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How much did the Chinese government know about controversial CRISPR babies research?

| | March 13, 2019

This article or excerpt is included in the GLP’s daily curated selection of ideologically diverse news, opinion and analysis of biotechnology innovation.

When scientist He Jiankui announced he’d conducted an experiment that led to the birth of twin girls with CRISPR-edited genomes in November, the international scientific community swiftly condemned him. In the uproar that followed, the Chinese government, He’s university, and the hospital where the babies were born distanced themselves from the researcher.

Speculation swirled about whether, perhaps, elements within the Chinese government supported He’s work to get ahead of other countries also experimenting with CRISPR technology, later using He as a fall guy.

New York University bioethicist Arthur Caplan, who wasn’t involved in the research, pointed out that funding research on human embryos is not illegal in China, and it’s possible the government or He’s university “funded the human embryo research, but were not aware He was going to put them into women and try to produce a baby with modification.”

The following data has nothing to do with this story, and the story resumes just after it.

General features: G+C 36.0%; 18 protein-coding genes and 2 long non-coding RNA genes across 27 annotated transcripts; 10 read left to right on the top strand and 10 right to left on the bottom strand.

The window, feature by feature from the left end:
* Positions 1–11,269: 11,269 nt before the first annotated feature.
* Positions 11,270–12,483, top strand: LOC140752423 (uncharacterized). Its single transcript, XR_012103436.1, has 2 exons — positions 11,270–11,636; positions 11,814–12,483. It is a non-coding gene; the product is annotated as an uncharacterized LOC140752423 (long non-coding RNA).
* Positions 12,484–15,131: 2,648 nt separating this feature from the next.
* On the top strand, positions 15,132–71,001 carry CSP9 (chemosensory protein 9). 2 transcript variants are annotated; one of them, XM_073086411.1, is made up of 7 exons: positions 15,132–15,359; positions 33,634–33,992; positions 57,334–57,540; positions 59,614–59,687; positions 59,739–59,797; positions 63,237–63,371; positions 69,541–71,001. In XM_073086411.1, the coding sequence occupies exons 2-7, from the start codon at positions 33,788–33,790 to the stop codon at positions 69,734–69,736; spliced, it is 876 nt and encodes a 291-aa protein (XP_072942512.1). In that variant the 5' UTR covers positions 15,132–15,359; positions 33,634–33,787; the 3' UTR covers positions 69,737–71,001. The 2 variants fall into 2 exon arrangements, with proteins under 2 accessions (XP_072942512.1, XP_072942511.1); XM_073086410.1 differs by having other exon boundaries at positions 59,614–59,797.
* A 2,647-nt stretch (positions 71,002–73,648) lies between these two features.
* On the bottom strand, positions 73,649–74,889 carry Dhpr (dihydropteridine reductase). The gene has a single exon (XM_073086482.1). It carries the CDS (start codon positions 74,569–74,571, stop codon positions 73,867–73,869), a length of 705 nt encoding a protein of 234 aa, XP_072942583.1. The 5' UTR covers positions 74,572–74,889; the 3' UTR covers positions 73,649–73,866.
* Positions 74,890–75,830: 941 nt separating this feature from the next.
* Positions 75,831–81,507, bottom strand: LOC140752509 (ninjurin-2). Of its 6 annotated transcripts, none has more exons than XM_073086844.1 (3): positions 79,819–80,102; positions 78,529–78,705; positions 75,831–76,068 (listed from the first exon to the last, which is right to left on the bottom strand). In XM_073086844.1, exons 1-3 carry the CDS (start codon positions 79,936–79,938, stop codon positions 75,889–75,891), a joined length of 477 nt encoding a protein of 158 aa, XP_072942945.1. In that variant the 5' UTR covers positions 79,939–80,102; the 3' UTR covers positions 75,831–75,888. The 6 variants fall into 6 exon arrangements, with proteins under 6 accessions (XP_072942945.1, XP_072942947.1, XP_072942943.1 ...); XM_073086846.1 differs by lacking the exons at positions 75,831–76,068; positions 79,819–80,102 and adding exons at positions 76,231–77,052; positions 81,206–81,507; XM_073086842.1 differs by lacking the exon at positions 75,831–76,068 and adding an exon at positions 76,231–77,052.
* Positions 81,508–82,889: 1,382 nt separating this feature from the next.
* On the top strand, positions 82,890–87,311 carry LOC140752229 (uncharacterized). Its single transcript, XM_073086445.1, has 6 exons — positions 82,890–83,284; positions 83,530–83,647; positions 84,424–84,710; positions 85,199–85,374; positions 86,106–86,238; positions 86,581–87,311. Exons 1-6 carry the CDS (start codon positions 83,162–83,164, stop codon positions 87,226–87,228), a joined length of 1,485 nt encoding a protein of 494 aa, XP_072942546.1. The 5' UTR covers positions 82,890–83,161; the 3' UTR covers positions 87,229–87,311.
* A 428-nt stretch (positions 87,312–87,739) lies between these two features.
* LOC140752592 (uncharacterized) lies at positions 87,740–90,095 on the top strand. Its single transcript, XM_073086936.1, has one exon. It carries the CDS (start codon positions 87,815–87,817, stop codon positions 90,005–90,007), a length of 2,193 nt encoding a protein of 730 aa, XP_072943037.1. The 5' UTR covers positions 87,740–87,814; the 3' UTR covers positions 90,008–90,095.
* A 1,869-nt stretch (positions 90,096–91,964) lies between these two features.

Related article:  CRISPR-edited seeds 'personalized' for individual farms could boost worldwide food production

On the other hand, “If the documents are correct,” [Jane] Qiu writes at Stat, “they would suggest China is supporting research that the US and other countries consider unethical, and raise doubts about the preliminary conclusion of a government investigation that He acted mostly on his own.”

Read full, original post: CRISPR babies: the Chinese government may have known more than it let on

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